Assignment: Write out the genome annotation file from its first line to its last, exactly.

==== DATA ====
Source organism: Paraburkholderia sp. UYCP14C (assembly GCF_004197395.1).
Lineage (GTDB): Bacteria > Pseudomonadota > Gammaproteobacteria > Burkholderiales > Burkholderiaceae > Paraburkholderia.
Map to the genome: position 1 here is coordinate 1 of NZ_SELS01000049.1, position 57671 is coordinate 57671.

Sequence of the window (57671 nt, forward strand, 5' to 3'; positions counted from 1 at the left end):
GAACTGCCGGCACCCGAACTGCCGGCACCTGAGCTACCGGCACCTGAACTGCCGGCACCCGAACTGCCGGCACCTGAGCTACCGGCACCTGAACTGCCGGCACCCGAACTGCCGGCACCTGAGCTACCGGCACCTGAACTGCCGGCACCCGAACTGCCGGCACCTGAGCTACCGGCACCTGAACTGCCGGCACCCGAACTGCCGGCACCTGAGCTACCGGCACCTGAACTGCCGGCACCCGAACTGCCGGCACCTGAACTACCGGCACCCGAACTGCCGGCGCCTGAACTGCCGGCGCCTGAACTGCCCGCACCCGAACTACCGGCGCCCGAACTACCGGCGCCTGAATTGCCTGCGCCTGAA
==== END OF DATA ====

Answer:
Source organism: Paraburkholderia sp. UYCP14C (assembly GCF_004197395.1).
Lineage (GTDB): Bacteria > Pseudomonadota > Gammaproteobacteria > Burkholderiales > Burkholderiaceae > Paraburkholderia.
Map to the genome: position 1 here is coordinate 1 of NZ_SELS01000049.1, position 57671 is coordinate 57671.

Sequence of the window (57671 nt, forward strand, 5' to 3'; positions counted from 1 at the left end):
GAACTGCCGGCACCCGAACTGCCGGCACCTGAGCTACCGGCACCTGAACTGCCGGCACCCGAACTGCCGGCACCTGAGCTACCGGCACCTGAACTGCCGGCACCCGAACTGCCGGCACCTGAGCTACCGGCACCTGAACTGCCGGCACCCGAACTGCCGGCACCTGAGCTACCGGCACCTGAACTGCCGGCACCCGAACTGCCGGCACCTGAGCTACCGGCACCTGAACTGCCGGCACCCGAACTGCCGGCACCTGAACTACCGGCACCCGAACTGCCGGCGCCTGAACTGCCGGCGCCTGAACTGCCCGCACCCGAACTACCGGCGCCCGAACTACCGGCGCCTGAATTGCCTGCGCCTGAA